Working with screentones in Manga Studio 5 was interesting, I soon realized how much benefit you’ll have from having previous knowledge about how to work with traditional screentones.

If you’re ever going to use digital screentones in Manga Studio 5 then you really must remember some basic rules:

|026 notes| Friday, Aug 15 at 4:23 pm
via askagamedev (originally askagamedev)
tieris-illia
There has been a great amount of criticism towards reward schedules in game design nowadays. Do you think rewards in video games are inherently bad then? If not then where do we draw the line?

askagamedev:

Like anything, it all depends on how you use it. Here’s the main issue with reward schedules as I see it. It is fully possible to develop a game that is designed to take advantage of its users. We know enough about behavioral psychology to do so. It can happen. But I don’t think that’s how things will play out. Just because it can doesn’t mean it will be the dominant means. If you’re a little confused, allow me to explain. But first, a little bit of biology:

image

The human brain is a marvelous device. When something good happens (e.g. you get a reward) that you are expecting, your brain triggers a release of a chemical called dopamine. It’s what causes that “Yessssss” feeling when you ace a test because you studied hard and know the answers, or finally get a reward you’ve been working toward. However, other things can cause your brain to trigger that dopamine rush as well. One such trigger is when you discover something you like when you aren’t expecting it. This sort of wonderful windfall causes a much bigger dopamine rush in your brain, which brings you all sorts of pleasure and happiness. This is the rush you get when you find a twenty on the street, somebody calls and surprises you with a gift you’ve always wanted, or you win a jackpot. You weren’t expecting it, but you’re absolutely floored and you have that dopamine rush to thank for it. This is the rush that gamblers get when they win. The anticipation for it builds with each successive game, and when something comes up a winner, they get the rush to keep playing.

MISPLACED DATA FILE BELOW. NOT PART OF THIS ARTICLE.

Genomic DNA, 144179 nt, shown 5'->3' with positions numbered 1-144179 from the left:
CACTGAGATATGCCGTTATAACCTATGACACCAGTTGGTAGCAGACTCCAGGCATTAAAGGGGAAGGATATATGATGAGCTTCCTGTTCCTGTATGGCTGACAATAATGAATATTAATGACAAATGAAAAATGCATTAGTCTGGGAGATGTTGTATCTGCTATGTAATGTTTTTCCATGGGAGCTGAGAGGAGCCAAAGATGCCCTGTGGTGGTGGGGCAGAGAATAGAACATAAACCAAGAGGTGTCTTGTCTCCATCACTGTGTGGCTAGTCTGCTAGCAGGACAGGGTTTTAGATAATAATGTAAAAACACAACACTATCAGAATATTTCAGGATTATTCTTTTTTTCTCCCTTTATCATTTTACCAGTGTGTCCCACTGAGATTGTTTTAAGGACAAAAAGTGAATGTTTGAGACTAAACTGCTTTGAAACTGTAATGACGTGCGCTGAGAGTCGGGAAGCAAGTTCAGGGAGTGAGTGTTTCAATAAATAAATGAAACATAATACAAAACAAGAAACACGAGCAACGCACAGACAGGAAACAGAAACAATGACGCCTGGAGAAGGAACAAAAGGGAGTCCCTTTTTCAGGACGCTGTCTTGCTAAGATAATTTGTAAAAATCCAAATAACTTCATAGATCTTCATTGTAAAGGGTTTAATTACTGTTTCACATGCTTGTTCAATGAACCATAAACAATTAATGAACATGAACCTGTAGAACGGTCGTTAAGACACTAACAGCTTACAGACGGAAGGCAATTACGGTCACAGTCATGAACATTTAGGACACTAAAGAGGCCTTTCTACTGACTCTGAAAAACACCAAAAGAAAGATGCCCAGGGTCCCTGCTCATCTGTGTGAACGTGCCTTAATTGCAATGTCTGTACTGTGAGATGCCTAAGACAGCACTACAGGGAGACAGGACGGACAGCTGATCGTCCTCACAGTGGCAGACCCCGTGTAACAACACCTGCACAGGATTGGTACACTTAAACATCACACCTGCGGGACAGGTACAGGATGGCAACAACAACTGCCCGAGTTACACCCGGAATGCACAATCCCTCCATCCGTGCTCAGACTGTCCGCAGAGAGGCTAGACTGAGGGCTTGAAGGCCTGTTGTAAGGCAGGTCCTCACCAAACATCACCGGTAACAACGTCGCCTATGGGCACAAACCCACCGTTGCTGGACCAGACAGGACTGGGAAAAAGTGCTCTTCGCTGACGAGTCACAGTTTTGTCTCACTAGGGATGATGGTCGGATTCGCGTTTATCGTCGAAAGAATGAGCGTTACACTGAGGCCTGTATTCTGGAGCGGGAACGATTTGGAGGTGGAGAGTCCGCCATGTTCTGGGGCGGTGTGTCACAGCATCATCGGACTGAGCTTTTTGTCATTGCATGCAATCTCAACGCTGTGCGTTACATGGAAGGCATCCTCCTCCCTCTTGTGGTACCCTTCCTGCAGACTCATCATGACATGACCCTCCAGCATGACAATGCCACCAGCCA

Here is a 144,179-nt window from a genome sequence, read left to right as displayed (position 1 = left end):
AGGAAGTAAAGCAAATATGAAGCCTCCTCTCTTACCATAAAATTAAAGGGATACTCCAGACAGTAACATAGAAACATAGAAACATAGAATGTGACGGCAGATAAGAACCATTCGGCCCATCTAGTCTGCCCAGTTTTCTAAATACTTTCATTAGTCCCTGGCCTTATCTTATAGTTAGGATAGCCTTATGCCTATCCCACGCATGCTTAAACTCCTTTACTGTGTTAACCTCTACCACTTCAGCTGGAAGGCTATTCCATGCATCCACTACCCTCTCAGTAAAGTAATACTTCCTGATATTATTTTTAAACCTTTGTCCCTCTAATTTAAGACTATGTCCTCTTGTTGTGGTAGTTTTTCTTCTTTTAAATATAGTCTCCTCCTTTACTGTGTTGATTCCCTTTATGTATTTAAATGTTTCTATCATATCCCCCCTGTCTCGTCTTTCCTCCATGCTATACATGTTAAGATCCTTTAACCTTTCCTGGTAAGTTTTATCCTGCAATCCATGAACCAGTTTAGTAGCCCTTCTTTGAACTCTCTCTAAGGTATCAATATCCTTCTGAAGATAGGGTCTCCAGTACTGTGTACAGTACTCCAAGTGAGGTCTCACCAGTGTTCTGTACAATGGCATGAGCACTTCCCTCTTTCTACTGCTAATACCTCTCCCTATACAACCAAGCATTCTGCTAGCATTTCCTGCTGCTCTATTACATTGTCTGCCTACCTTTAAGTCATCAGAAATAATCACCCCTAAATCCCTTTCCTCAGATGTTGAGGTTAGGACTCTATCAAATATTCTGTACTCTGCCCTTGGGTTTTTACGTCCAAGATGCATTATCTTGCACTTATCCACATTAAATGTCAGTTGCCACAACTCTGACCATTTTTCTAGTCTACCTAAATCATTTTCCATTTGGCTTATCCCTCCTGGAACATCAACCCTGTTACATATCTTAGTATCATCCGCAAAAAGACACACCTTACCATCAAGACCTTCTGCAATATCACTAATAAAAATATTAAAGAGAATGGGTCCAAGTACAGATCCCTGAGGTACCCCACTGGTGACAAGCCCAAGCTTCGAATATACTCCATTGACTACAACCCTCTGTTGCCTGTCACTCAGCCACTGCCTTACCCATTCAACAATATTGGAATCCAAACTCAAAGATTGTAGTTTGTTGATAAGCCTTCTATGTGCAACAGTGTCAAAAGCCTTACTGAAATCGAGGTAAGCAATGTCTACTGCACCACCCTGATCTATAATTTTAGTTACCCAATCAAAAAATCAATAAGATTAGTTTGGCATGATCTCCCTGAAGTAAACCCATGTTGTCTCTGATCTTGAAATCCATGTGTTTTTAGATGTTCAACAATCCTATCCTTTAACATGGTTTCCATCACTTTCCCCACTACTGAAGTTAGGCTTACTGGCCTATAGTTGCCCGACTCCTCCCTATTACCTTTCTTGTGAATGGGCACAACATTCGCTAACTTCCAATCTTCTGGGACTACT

image

The ultimate result of the randomized reward schedule is something called a Skinner Box. A Skinner Box (or Operant Conditioning Chamber) is something where a switch is placed in a box along with a lab animal (like a rat or a pigeon). When the switch is toggled, something good happens. Eventually, the animal will “learn” that pressing the switch is associated with whatever behavior happens next… such as the dispensation of food or a release of dopamine is physically triggered in their brains. However, if the device is set to dispense a reward when the switch is toggled randomly, the lab animals will keep toggling the switch in hopes of the reward, even if it doesn’t give them one.

So what does this have to do with video games?

image

Video games often have rewards in them. Some you work towards, and some appear randomly. The random rewards provide a much bigger rush to the player than the known one, because you aren’t expecting it. You’re hoping that it will work itself out, you want it to happen, but you know it might not. So if and when it does, you feel that rush and everything is awesome.

So why is there criticism about it?

image

An increasing number of games are incorporating microtransactions into their games, and are using these sorts of randomized rewards (i.e. booster pack purchases) as the primary thing they sell. A lot of gamers hate the idea of microtransactions (a separate and ongoing argument), and they see the randomized reward schedule as an unethical way to “program” players to keep playing their games and thus continuing to pay money. By monetizing continued play, they feel it is preying on their customers. Regardless of your feelings on whether continued gameplay should be monetized, everyone can agree that there’s a lot of potential for abuse with something like this.